I was on Law Review Staff and on the Law Review Board, so I've worked with some amazing law students. I've always been around the top third in my class, and I got on Law Review either because I am a good writer, or I'm just lucky.
I also hang out with a bunch of students who are ranked around the middle of the class.
* * *
First, congratulations. What you've achieved is, as you state, done with some effort.
To draw on the automotive analogy, there's yet another factor. This is efficiency. Some vehicles simply top out at a certain speed. That can be a lack of raw horsepower, or wheels that are out of alignment. And while most vehicles can go fast, not all can go fast well, or safely. The key is in the design of the vehicle, both aerodyamic and internal. For our law student, the key to efficiency is to use study time wisely. That's the engine of legal speed, and there are many ways to reach a certain finish line.
Unfortunately, most law students are stuck in a world of the Model T . . . the world of kindergarten-through-grade 16, of raised hands, brown-nosing, hands cramped from note-taking, and regurgitation.
This is not the fuel for success in law school, or in the law. Judges and senior partners could care less if you can regurgitate abc
legal doctrine. They want to know whether you know what to do
with that. That requires not just horsepower, but handling. In this sense, the world of the law school classroom is deceptive because it looks
like a regular classroom . . . but it's really a training ground for what those senior partners and judges will need. Law exams are the way these skills are tested, and it's not a surprise that law exams are very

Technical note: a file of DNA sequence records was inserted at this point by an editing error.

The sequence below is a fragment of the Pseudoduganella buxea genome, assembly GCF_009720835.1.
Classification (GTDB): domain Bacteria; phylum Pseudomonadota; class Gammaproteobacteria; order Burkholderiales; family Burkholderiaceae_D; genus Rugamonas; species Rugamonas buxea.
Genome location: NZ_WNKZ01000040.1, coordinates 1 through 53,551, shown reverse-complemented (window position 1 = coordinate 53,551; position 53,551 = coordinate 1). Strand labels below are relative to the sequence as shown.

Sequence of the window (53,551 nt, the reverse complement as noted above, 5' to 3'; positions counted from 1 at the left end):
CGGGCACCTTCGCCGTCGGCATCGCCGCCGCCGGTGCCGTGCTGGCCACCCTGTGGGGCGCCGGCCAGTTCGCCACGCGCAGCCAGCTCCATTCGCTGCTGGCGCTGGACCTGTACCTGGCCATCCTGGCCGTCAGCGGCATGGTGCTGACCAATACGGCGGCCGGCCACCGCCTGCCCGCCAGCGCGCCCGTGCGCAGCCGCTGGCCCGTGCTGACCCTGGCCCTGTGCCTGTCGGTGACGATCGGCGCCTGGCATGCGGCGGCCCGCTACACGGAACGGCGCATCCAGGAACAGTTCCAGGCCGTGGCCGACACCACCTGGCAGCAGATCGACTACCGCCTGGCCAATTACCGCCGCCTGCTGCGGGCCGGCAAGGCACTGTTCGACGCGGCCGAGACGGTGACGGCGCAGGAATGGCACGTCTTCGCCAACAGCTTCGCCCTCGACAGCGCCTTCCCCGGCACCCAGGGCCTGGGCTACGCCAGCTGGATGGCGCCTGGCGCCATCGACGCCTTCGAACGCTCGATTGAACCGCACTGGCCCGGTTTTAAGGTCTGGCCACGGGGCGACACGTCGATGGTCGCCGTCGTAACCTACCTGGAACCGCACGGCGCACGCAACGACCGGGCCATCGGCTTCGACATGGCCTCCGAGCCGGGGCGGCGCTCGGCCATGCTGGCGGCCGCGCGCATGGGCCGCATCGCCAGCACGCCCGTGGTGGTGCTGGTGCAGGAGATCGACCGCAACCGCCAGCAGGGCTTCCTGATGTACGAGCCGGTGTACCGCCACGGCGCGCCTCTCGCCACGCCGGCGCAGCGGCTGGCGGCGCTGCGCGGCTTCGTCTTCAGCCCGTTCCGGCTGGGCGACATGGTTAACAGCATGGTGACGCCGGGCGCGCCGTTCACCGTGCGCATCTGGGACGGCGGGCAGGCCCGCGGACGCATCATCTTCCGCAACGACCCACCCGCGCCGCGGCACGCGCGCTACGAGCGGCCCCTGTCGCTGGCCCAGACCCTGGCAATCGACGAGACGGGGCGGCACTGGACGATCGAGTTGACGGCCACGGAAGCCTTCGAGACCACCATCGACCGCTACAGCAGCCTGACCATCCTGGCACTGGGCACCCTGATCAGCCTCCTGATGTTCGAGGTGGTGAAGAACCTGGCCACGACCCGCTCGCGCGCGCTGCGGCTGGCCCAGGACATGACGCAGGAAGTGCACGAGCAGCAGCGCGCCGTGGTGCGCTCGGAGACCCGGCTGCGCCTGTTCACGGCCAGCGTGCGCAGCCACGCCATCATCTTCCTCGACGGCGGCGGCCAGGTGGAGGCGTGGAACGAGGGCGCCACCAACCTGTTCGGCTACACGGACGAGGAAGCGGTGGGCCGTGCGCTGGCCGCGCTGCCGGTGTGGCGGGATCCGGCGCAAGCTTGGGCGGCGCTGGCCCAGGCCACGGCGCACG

different from the roadwork underneath our Model T.
And there's a final factor, relating to your final question: getting a job. (Or, better yet, the
job.) Not all cars are successful, even if they're otherwise roadworthy. Some are ugly. Some are just the wrong car for the wrong market. One way to fine-tune one's legal automobile so that it's pleasing to the pit bosses is to, well, make sure that we know what the pit bosses want. This is achieved for those top-ten-percenters (in this market) with summer clerkships. For everyone else, the challenge is to duplicate this crucial evaluation and training period. Find a part-time position in years 2 and 3. This is essential. It will give a taste for the real world of law, and it will help with the eventual transition. It will build hugely important contacts, and it will help with the immediate bills.
It almost doesn't matter which law office. Small, medium. Corporate, non-profit. The experience is valuable, and the contacts are invaluable. (I've known several colleagues who've gotten their jobs with a phone call from their part-time boss or judge--and a decent interview with their new employer, a friend of the boss or judge.)
As to the last point, take the subjective component seriously. Prepare for a pleasant, engaging interview. Read The Insider's Guide to Getting a Big Firm Job,
which will help with the actual interview as much as in getting one, big firm or otherwise.
I hope this didn't take the automotive analogy too far, and I enjoyed reading your note.
Best of luck to all,